That's a USA thing Wayne - in the UK you can call it what you like but if you make it clear its non-refundable then its non-refundable (subject to distance selling and/or cooling off periods) - unless of course you're in court and a Judge decides otherwise :D

Dave
 
Messages
271
Edit My Images
No
#29
Why not? That's exactly what an Estate Agent does.
Why not? Because it is as stupid business model to charge people a different rate for something based on a: their wealth, or b: your perceived value in the project they are doing. and that's not what estate agent do, the work involved in the sale of a million pound house is much more different to that of a 100 grand house.

If I wanted to kill my business, all I do is ask my clients how much profit they think they will make on a garment or product and then I can work out my pricing based on that.
 
OP
OP
LongLensPhotography
Messages
14,591
Name
Nightmare
Edit My Images
No
#32
Messages
11,848
Name
Mark
Edit My Images
No
#33
Why not? Because it is as stupid business model to charge people a different rate for something based on a: their wealth, or b: your perceived value in the project they are doing. and that's not what estate agent do, the work involved in the sale of a million pound house is much more different to that of a 100 grand house.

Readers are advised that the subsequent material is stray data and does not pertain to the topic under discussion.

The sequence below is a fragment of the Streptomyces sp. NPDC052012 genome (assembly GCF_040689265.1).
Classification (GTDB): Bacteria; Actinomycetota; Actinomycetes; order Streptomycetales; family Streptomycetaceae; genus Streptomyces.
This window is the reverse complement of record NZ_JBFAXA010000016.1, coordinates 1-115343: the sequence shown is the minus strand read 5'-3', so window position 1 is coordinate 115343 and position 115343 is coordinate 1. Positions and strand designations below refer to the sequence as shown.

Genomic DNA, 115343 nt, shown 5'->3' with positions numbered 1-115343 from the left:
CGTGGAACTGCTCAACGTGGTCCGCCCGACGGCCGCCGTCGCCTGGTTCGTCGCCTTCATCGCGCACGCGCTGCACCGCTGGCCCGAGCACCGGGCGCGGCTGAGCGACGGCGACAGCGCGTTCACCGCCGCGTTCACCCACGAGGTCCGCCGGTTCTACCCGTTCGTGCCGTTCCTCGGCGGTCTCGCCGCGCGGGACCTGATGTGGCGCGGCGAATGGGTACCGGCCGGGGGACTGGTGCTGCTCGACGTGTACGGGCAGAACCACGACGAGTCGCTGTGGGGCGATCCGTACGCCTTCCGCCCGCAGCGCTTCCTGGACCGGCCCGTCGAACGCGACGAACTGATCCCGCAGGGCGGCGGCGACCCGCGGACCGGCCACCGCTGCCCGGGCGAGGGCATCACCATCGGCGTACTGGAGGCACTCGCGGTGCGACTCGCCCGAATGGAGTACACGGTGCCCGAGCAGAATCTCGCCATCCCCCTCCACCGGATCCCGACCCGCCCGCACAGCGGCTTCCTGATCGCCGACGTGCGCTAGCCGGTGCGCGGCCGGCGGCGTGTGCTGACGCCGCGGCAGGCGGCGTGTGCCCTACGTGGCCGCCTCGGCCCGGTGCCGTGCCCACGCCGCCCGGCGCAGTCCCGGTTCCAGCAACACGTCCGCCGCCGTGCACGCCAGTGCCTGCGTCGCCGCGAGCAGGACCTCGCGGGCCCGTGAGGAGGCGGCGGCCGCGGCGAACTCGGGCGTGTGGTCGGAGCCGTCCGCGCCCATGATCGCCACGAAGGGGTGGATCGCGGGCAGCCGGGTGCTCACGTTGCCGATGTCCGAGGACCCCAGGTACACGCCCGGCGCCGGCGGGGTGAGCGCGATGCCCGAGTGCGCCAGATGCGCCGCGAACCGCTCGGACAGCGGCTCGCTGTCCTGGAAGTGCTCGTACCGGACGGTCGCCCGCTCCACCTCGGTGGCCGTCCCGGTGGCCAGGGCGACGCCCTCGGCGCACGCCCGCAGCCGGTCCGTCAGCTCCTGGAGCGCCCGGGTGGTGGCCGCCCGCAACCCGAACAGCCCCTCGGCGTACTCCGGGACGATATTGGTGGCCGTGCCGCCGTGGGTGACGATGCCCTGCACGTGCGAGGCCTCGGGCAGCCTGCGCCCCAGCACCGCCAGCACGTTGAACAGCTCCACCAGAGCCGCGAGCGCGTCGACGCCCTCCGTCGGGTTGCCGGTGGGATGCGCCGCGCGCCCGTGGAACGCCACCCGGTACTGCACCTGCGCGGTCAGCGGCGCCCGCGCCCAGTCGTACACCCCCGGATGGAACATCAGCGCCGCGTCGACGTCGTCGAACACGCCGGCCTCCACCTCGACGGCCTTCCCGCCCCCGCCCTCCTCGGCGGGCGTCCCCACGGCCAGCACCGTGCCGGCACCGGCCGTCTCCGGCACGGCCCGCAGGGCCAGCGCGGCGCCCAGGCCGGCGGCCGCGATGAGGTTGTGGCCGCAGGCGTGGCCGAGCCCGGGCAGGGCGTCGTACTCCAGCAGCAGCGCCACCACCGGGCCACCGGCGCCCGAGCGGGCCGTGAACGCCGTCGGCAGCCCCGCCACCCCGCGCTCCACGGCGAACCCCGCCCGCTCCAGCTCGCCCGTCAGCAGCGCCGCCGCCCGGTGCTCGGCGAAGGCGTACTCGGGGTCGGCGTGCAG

If I wanted to kill my business, all I do is ask my clients how much profit they think they will make on a garment or product and then I can work out my pricing based on that.


...and yet so many businesses do that very successfully.

Edit I missed the bit in bold:

Most agencies charge a flat percentage of retail, 1-2.5% (and occasionally up to 3.5) depending on sole agency or shared.
The basics of selling a house vary very little, it's the extent of the merchandising that varies - and that gets charged for.

Want a glossy brochure? Great, that'll cost you £X

A two page spread in the local (freebie) social magazine (in the agency's already paid for slot)? That'll be £Y.

A full page spread in House & Country magazine? Why certainly Madam, that'll be £XxY.
 
Last edited:
Messages
271
Edit My Images
No
#34